Several lines of evidence suggest that the activity of thalamic neurons, specifically those associated with the transmission of pain signals, are modulated by opiates and opioids. First, anatomical studies have demonstrated the presence of the three opioid peptide precursors proenkephalin, prodynorphin, and proopiomelanocortin as well as opioid ligand binding sites and receptor mRNA transcripts throughout the thalamus (Fallon and Leslie, 1986; Merchenthaler et al., 1986;Mansour et al., 1987, 1994; Nahin, 1988; Loughlin et al., 1995). Furthermore, opiates and opioids modulate thalamic nociceptive cell activity. In the ventrobasal complex, the neuronal response to a noxious stimulus is reduced by morphine and μ-receptor agonists injected intravenously, whereas spontaneous cell firing and responses to innocuous stimuli are unaffected (Shigenaga and Inoki, 1976; Benoist et al. 1986). Intravenous morphine similarly reduces nociceptive responses of medial thalamic (including CLN) cells (Nakahama et al. 1981), but when locally injected, it depresses only the affective response to painful stimuli, whereas the motor response (tail flick) remains intact (Yeung et al., 1978, Carr and Bak, 1988).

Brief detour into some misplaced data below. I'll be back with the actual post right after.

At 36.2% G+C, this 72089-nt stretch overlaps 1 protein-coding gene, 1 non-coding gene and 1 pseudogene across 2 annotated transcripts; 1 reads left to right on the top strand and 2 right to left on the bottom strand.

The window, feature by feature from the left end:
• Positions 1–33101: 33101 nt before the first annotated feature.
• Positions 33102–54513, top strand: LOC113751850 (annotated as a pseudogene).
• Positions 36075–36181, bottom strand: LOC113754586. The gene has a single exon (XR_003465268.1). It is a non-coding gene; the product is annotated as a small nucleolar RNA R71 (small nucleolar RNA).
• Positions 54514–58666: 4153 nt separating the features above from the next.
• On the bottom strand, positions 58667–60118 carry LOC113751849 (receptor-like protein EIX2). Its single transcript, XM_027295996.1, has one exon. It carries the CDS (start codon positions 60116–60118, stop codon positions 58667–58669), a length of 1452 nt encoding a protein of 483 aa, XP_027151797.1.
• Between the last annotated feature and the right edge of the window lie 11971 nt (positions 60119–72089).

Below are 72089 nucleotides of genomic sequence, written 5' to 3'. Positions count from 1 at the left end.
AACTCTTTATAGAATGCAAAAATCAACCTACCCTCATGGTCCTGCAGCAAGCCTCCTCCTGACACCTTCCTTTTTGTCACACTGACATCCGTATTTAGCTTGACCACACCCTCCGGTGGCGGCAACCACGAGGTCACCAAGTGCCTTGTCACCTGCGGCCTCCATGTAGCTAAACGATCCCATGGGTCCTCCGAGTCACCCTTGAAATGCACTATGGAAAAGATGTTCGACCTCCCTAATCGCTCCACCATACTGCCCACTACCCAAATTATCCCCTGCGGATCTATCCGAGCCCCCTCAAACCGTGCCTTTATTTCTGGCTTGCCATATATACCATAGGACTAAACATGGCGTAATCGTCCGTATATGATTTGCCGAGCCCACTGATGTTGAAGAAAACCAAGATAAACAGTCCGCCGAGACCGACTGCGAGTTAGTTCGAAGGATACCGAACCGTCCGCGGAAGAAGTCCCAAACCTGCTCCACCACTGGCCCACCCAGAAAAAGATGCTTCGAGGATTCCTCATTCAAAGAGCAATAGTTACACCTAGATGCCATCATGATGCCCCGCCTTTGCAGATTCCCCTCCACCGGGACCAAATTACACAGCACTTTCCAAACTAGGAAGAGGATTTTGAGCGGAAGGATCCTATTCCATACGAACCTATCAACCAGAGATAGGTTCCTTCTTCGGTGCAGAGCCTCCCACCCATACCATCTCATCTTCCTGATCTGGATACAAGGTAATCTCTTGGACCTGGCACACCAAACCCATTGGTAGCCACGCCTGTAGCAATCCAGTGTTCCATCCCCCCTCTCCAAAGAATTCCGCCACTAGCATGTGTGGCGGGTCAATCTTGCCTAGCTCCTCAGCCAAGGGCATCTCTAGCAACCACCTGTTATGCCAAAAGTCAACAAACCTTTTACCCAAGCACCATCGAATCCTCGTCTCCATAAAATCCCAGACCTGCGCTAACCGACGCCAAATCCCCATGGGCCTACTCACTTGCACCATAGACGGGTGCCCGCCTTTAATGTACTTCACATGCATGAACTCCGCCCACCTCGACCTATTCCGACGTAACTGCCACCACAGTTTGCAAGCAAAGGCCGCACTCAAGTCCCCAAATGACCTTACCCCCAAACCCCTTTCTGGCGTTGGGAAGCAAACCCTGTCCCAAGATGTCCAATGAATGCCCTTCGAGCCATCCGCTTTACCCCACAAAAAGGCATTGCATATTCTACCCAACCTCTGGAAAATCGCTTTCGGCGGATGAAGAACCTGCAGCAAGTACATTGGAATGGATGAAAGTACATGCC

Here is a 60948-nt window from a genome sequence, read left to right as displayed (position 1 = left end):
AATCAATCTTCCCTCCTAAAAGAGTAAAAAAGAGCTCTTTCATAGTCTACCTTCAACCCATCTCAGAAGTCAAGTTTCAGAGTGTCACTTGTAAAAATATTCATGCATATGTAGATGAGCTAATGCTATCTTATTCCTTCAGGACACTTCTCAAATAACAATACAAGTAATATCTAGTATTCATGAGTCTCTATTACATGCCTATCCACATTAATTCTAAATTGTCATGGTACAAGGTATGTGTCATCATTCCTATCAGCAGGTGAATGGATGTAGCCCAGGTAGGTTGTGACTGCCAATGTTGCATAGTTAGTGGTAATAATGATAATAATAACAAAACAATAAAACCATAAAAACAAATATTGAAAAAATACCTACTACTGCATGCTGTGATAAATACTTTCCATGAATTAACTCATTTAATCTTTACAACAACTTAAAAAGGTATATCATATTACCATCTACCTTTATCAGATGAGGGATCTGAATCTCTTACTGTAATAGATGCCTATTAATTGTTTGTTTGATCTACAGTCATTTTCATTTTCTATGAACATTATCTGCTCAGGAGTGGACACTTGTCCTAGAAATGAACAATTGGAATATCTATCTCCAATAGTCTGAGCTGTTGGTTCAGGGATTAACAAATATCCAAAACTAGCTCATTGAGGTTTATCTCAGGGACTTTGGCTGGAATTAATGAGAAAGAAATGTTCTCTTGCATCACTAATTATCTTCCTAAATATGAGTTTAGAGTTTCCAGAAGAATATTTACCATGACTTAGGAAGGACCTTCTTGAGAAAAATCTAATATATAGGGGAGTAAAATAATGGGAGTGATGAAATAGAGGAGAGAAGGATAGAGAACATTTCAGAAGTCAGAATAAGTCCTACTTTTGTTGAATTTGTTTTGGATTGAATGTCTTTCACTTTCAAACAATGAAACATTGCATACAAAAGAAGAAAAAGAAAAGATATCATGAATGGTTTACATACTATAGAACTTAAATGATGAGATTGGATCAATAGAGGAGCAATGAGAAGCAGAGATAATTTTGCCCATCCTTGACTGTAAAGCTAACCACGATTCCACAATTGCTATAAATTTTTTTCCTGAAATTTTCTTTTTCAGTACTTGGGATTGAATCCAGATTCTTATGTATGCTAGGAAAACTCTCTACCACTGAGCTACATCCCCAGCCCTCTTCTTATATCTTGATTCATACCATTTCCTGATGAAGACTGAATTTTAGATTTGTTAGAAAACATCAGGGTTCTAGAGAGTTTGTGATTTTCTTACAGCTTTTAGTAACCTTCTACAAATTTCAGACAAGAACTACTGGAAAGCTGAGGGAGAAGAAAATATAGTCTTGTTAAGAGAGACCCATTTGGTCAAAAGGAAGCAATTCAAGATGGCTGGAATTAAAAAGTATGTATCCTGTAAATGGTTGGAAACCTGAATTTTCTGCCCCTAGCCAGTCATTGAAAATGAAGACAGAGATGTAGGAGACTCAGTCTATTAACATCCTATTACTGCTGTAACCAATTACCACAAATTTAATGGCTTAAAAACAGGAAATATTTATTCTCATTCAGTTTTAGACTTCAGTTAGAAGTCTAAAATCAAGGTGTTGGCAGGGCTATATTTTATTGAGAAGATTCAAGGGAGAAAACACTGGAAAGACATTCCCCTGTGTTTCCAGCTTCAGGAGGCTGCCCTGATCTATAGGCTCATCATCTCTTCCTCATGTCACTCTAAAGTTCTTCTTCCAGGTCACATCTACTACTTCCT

These results prompted us to systematically analyze the role of opioid peptides in the thalamus. In the present study, we have examined the postsynaptic effects of opioids, focusing our attention primarily on the CLN. We subsequently analyzed the extent of opioidergic inhibition in the thalamus to determine whether it is restricted to thalamic nuclei implicated in the processing of pain. Using current- and voltage-clamp techniques in thalamic slices of young rats, we found that CLN neurons were inhibited by opioid peptides, an effect that was mediated by an increase in potassium conductance. Surprisingly, the result could be extended to many other sensory, motor, association, and intralaminar nuclei.
MATERIALS AND METHODS
Preparation of thalamic slices. Coronal thalamic slices were prepared from young Wistar and Sprague Dawley rats (12–23 d) of both sexes. Rats were anesthetized with a ketamine and xylazine solution (100 and 16 mg/kg, i.p., respectively) before decapitation. The skull was opened, and the brain was excised and placed in cold (4°C) oxygenated physiological solution containing (in mm): NaCl 126, KCl 2.7, NaH2P041.25, MgCl2 1, CaCl2 2, NaHC0326.0, glucose 10, and pyruvic acid 5. A block of thalamic tissue was prepared by making the following cuts: two transversal (one rostral to the optic chiasm and one caudal to the mamillary body), two parasaggital (lateral to the reticular nucleus), and one horizontal (dorsal to the third ventricle). We cut 400 μm coronal slices using a vibratome (Campden Instruments, Sileby, UK), and stored them submerged in oxygenated solution in a small vial for 1 hr. For recording, slices were transferred to a chamber perfused (2 ml/min) with heated physiological solution (30–35°C).